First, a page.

The debate about ECT continues. This time in Ireland where an amendment to the Mental Health Act 2001 was proposed in order to enable psychiatrists to help their most severely depressed patients with this life saving treatment. The Irish Medical Times published our Chairman's response which highlights the Society's views and anxiety over the matter.
ECT is not ‘barbaric’
I read Aoife Connor’s report (Controversy on ECT proposal 1st April, Irish Medical Times) with astonishment and alarm. These feelings were induced by Senator Niall O Brolchain’s Neanderthal pronouncement that ECT is “barbaric”. (As it was mentioned in the context of the Mental Health Act 20011, let me first say that I support the amendment under debate).
If one were to accept the Senator’s statement it would necessarily follow that decades of physicians in the specialty of psychiatry from the 1930s onwards have systematically inflicted barbaric assaults on severely mentally ill persons over that time. How can he reconcile this with the position of ECT to this day as a legally accepted medical treatment?
I would not deny for a moment that a number of thoroughly decent (and would assume that the Senator is one such person) find fault with perceived imperfections of ECT as indeed a life-saving therapy. In large part the negative emphasis has been promoted by Hollywood fictional ECT depiction of such as the film of Ken Kesey’s novel One Flew Over The Cuckoo’s Nest. Another, and perhaps related influence, has been an understandable public sensitivity with such ‘crude’ interference with that specially revered organ, our brain. But let us be clear that when we suffer say a subdural haematoma a neurosurgeon may evacuate that blood by first boring a hole or two in the skull: crude indeed but can be essential to save life. Alas, only Doctor McCoy of Star Trek has the luxury of saving injured life by magical hand movement and plastic toys. We are not there yet. But we are trying.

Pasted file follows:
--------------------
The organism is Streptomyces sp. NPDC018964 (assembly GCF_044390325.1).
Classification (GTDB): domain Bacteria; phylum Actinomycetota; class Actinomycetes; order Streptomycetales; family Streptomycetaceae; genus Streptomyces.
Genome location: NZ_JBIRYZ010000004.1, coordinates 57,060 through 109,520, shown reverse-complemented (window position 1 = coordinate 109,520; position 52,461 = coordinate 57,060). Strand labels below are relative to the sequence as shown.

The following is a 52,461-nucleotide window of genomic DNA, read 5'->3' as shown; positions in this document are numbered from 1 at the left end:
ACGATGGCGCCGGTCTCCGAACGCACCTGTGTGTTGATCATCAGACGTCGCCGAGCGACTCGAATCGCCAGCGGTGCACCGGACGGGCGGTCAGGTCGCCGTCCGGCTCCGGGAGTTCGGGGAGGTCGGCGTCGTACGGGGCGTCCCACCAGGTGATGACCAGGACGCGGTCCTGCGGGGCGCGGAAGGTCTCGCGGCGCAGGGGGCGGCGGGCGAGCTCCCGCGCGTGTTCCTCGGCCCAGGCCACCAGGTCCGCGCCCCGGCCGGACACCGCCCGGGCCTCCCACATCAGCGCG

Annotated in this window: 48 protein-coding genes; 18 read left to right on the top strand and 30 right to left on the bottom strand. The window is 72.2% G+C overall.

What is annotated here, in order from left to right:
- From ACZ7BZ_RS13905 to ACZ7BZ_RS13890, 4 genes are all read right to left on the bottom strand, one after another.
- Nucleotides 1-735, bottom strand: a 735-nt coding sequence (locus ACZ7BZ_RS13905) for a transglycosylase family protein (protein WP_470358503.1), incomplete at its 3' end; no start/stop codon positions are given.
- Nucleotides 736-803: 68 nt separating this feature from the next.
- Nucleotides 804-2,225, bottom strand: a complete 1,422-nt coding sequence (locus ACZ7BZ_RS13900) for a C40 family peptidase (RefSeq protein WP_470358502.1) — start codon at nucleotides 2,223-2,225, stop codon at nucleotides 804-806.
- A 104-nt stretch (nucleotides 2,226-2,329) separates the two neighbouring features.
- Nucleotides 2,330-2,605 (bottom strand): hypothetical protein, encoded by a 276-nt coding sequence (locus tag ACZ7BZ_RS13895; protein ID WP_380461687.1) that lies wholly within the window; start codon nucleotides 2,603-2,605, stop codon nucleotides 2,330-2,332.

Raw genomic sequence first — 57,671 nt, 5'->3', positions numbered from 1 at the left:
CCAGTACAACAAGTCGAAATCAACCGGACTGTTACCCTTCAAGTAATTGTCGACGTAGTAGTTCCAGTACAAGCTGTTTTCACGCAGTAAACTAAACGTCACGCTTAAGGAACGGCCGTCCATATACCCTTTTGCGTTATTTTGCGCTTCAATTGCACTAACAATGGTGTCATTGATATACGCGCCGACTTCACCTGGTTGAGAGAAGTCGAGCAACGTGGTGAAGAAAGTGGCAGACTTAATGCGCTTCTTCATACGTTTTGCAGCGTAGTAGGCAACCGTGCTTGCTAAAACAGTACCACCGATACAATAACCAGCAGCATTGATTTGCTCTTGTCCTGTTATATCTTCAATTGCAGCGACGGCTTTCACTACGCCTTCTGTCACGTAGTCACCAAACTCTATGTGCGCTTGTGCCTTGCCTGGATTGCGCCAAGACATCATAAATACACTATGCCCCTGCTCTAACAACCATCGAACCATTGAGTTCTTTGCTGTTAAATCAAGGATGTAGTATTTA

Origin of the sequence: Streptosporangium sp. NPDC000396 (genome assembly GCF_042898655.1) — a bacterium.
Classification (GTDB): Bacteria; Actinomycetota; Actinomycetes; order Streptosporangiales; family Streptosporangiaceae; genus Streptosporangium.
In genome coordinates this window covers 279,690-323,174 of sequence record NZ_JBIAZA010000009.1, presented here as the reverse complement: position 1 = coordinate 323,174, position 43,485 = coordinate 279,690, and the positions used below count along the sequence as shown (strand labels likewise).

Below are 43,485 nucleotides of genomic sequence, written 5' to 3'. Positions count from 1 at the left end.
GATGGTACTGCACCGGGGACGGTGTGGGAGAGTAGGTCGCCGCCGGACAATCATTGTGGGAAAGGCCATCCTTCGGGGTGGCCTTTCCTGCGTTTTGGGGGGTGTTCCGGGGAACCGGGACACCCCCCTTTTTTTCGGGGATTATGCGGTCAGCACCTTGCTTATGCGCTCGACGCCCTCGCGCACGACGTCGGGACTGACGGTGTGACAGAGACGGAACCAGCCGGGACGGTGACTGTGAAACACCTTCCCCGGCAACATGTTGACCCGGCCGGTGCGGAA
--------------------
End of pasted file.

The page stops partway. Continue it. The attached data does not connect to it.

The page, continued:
The only reason that ECT continues to be used is because as we still stand today, in the treatment of the most disabling and life-threatening mental illnesses, patients at death’s door can be restored to full health in numbers as no medication or surgery can yet equal. This is not to say it never fails. No, only that it can and does succeed where all other measures have failed.
The battle to retain ECT in its rightful place as a truly remarkably effective treatment for certain mental illnesses took a further step forward in a large US 13-centre study, Bifrontal, temporal and right unilateral electrode placement in ECT: randomised trial, Kellner CH et al Br J Psychiatry(2010), 196, 226-234. This was preceded by a commenting editorial in the same journal issue on Electrotherapy, practice and evidence (Scott AIF, 196, 171-172). The last two sentences of the editorial state unequivocally, “The patients in the present study had already been ill for an average of 2.4 years. Why did they have to wait so long to be offered such efficacious treatment?” The likelihood is that 20 years ago those patients would have received their ECT within days or at most weeks of diagnosis of similar illness development: a 2-year plus saving of suffering patient time and with it the common improvement leading to hospital discharge in weeks. The people responsible for that avoidable patient suffering are careless, hopelessly ill-informed people who do not feel constrained by lack of evidence for their flawed and vaunted anti-ECT opinions.
Dr Dermot J Ward FRCPI FRCPsych DPM